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Competition Policy in Emerging Economies

Apr 2005
Working Paper
04-010
By  Bruce Owen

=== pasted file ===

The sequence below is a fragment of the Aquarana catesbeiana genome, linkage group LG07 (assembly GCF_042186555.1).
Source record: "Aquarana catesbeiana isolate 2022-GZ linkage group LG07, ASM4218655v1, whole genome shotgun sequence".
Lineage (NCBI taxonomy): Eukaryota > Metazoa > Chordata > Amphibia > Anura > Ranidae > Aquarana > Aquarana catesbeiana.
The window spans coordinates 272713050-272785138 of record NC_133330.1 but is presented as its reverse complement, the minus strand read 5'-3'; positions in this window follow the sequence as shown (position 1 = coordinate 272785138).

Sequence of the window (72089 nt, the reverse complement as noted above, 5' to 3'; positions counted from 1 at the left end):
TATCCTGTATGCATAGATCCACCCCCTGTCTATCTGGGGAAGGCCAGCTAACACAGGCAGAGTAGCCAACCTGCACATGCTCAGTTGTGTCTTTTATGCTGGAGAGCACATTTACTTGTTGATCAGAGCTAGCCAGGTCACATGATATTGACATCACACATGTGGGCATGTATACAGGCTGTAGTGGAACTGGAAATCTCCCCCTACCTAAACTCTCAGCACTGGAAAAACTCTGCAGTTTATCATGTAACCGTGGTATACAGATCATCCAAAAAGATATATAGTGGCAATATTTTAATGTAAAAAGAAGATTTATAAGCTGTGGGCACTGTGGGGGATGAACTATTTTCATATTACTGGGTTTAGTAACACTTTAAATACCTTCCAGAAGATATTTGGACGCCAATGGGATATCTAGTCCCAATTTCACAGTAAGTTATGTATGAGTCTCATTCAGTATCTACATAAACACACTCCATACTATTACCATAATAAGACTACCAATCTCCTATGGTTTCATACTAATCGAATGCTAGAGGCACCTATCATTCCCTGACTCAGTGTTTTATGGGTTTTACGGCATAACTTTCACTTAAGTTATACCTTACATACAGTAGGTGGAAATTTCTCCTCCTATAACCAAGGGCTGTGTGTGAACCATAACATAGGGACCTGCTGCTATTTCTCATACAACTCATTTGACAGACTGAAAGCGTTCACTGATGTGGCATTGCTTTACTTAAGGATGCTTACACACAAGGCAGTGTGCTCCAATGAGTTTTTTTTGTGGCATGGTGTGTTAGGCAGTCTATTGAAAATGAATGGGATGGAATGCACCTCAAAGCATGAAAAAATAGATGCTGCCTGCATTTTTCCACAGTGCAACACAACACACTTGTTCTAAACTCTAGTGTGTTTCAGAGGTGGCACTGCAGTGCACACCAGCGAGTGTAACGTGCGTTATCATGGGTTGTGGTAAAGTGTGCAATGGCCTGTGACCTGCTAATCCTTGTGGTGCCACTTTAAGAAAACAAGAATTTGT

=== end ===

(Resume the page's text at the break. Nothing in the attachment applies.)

Well over one hundred countries now have antitrust (laws promoting competition), and the majority of these are poor countries. Antitrust generally came to these nations as part of a package of market-oriented reforms after the final collapse of the Soviet economic model in the last decades of the twentieth century. Antitrust law in poor countries adopts the language of Western models, but frequently reflects little understanding of the economic objectives of modern Western antitrust enforcement policy. The effectiveness of such laws relies almost entirely on the presence of well-trained enforcement bureaucracies, which, if they exist at all, typically are understaffed and subject to severe political constraints. Moreover, few poor countries have a legal system capable of establishing a set of reliable expectations as to the legal status of particular economic transactions, practices, or property claims. The absence of the rule of law as a reliable institution is a significant impediment to economic development—one that greatly transcends mere antitrust concerns. Nevertheless, there are means by which antitrust enforcers in poor countries can work around this problem, largely by relying on administrative law isolated from the general legal system, and by serving as advocates for institutional reform within the government.